Column: Trippy

Whenever there is a discussion on the use of psychedelic drugs, such as acid or psilocybin (mushrooms), for medical rather than recreational uses, two polarized opinions tend to appear. One group will always emphasize the dangers of these drugs: They may tell stories about people who had bad trips, or were arrested for acting oddly or violently in public. The other group will then comment on how research shows that these drugs have many medical benefits and few negative side effects. The first group may think that the second are drugged-out hippies or drug addicts trying to justify their habit. The second group may think that the first are parroting DARE propaganda without researching the true science of these compounds. The truth? As unsatisfying as it is, it’s hard to say. There are interesting clues as well as contradictions. Recent research from London conducted functional MRIs on volunteers after they received an injection of psilocybin, the functional compound in “magic mushrooms,” and found that there were decreases in the activity... ...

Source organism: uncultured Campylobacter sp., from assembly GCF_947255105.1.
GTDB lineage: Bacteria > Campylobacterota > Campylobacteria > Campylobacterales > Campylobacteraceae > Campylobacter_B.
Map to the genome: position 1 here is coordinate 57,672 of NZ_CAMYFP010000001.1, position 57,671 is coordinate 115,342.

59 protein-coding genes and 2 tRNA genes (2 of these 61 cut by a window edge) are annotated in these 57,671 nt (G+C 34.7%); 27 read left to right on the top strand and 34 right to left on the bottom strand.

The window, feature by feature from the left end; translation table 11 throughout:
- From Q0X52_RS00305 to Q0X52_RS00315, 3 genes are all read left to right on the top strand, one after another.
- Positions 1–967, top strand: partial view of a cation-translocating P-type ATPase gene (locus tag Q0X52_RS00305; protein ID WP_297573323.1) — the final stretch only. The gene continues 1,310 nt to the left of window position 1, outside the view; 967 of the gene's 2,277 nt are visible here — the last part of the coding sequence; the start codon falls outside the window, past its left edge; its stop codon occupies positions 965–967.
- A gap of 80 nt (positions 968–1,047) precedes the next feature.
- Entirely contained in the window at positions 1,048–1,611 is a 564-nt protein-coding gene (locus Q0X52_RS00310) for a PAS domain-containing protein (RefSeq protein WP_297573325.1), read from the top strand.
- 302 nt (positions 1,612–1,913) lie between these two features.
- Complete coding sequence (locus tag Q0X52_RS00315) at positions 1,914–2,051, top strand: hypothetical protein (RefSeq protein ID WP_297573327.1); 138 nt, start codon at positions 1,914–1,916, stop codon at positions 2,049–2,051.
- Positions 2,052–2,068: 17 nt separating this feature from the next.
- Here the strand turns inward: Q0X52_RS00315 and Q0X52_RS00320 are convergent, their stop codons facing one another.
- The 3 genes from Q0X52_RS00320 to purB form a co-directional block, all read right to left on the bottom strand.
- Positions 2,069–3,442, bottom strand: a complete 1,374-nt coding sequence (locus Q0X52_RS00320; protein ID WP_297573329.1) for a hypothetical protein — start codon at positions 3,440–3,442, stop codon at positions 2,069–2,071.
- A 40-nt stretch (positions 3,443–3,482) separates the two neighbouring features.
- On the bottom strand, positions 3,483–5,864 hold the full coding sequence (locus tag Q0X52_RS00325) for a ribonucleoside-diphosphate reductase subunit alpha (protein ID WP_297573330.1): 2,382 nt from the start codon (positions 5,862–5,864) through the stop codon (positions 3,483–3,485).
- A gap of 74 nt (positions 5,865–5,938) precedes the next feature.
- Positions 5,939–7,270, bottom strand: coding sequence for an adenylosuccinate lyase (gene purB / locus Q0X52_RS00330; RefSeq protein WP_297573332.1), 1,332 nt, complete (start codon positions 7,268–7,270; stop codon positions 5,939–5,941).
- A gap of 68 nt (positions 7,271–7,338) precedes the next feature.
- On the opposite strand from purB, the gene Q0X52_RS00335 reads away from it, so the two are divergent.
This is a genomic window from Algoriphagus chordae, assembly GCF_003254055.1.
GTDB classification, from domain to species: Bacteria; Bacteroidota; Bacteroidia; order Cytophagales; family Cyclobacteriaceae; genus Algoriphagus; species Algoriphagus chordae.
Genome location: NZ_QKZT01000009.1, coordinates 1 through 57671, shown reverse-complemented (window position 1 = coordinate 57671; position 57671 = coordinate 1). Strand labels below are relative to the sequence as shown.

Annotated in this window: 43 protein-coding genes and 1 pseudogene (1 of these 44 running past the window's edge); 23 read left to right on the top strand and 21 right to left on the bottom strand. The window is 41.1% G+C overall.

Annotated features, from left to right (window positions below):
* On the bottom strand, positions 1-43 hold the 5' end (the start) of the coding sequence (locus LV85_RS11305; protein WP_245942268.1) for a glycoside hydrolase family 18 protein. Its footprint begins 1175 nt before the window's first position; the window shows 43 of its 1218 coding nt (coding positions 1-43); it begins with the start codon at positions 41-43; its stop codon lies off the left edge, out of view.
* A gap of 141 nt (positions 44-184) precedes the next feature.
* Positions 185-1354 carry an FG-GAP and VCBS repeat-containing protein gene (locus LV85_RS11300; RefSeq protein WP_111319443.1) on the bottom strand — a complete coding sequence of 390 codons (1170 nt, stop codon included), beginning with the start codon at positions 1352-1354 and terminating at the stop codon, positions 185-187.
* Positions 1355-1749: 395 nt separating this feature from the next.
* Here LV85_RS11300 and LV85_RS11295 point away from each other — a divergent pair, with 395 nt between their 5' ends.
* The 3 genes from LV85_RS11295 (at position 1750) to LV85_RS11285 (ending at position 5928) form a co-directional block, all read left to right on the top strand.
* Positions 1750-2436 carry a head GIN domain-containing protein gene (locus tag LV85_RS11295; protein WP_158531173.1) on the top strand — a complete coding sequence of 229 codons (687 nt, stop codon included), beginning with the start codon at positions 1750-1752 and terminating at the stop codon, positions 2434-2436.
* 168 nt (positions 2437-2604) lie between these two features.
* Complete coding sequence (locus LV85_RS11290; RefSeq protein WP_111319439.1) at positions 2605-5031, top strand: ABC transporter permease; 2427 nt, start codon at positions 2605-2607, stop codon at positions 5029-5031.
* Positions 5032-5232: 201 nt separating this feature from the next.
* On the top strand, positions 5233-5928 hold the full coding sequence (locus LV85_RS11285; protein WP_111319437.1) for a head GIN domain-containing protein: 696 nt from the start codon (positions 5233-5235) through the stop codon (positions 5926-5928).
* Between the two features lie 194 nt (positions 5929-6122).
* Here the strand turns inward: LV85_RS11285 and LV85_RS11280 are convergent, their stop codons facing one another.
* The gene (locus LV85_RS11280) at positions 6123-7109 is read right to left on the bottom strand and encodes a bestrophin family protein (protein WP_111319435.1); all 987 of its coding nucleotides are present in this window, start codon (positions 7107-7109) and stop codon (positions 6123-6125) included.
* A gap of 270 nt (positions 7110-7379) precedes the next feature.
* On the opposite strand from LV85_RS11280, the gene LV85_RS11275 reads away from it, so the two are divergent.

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Davis Farmers Market Cookbook will be released this Saturday